Vogel says gov. should sign budget bills already agreed upon
WILLMAR -- Rep. Bruce Vogel stood his ground during a meeting Thursday in Willmar with area union representatives, defending the GOP-proposed budget and commitment not to raise taxes on the state's top 2 percent of earners.
The state faces a shutdown July 1 if a budget agreement isn't reached between Gov. Mark Dayton and the Republican-controlled Legislature.
"We're waiting to see when they're going to call us back," said Vogel, of Willmar. "We're on hold until they come to some sort of agreement."
He said legislators have been told not to leave the state and be ready to go to St. Paul within 24 hours.
But given the different positions of the two sides, there may not be a lot of hope for an agreement by the shutdown deadline.
With the threat of 35,000 state workers losing their jobs with a shutdown and the future of the state dependent on the outcome of this legislative session, Julie Bleyhl asked Vogel if the shutdown was worth the resulting serious implications.
"Who's standing up for who?" said Bleyhl, the legislative director for American Federation of State and County and Municipal Employees Council 5.
Considering the concessions the Republicans made this week to increase K-12 education spending by $80 million and public safety/judiciary by $30 million, Vogel said there's no reason why Dayton does not sign those two bills and keep the police, firefighters and courts operating.
He said the $4 billion transportation bill is being held up by a $62 million difference to the Met Council for transit. If Dayton signed the transportation bill now, road construction projects could continue even if other state functions were stopped during a shutdown while negotiations continued on the remaining bills, Vogel said.
But that's not likely to happen because the "governor's holding tight on the top 2 percent thing," Vogel told the group of about 25 people -- mostly members of the teachers' union.
Dayton has said it's not fair that lower-income residents pay a greater percentage of their income to taxes than the state's most wealthy people.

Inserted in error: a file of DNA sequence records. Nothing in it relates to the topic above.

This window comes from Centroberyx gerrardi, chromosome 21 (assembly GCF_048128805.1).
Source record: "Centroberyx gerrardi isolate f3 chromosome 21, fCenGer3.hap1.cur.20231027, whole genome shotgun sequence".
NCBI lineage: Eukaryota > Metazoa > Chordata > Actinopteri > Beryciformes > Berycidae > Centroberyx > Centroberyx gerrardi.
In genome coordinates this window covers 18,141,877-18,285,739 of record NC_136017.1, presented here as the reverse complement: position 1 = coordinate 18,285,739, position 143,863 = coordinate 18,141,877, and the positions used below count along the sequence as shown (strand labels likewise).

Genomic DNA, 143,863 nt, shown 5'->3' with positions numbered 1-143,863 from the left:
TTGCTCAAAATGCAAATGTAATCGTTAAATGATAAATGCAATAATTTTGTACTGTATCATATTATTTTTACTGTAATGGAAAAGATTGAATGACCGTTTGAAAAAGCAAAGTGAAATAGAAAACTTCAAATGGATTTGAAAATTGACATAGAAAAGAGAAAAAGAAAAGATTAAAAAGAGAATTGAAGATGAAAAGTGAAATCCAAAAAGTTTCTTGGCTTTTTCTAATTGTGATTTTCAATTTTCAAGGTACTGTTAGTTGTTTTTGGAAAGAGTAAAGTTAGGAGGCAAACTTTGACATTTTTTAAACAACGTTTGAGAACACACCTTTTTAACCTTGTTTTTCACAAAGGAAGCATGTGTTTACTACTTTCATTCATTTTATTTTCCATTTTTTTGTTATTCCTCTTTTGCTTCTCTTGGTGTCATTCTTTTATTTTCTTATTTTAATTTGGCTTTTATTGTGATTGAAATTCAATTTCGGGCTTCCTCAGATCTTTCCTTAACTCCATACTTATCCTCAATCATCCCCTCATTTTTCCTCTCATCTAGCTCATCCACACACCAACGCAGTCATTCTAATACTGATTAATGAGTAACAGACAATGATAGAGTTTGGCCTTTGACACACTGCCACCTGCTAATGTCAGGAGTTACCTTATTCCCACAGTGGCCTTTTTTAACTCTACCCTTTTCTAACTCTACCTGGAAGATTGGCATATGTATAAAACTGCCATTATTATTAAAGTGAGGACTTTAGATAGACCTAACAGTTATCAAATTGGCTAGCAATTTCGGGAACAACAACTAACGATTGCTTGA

But Vogel said rich Minnesotans "bear the biggest burden" of paying state taxes and it's not fair to force them to pay higher taxes and "confiscate more of people's hard-earned money."
"Who in here isn't hard-working?" asked Joel Brenckman, a member of Education Minnesota. If income taxes aren't increased on the wealthy, the costs will simply shift to property taxes, he said.
Vogel said he believes Dayton -- whose own family is wealthy -- wants to increase taxes on the rich because "he feels guilty for the way they live."
Vogel said nothing is stopping people from sending more money to the state, and he invited the group to write letters to wealthy Minnesotans asking them to do so.
"We already did that," responded a woman. "We did that by electing Dayton."
Vogel reiterated his belief that millionaires and business owners will leave Minnesota if their personal income is taxed at a higher rate. And they'll take jobs and workers with them, said Vogel.
"The trickle-down is a bunch of hooey," Brenckman said.
Vogel told the union members they do not understand the financial pressures that private-sector businesses have been under, adding that he also he did not like the power that unions have to use taxpayer money to hold taxpayers "hostage."
Several teachers told Vogel he does not understand the real-world public classrooms, where some high school students work all night or sleep in their cars and come to school the next day too exhausted to learn or do well on mandatory state tests. Teachers are ranked on their performance based on state test scores.
When it comes to paying their fair share, Brenckman said teachers reach into their own pockets every day to pay for school supplies or for lunch for kids who come without.
Vogel said he believes K-12 education funding will be increased under the new compromise plan but said financial reforms are needed, citing the disparity in per pupil funding, with urban districts getting more state funding than rural schools. "We feel our students are just as important as theirs."
Since K-12 education was already getting an increase, Vogel said he would have preferred that the additional $80 million go to higher education instead.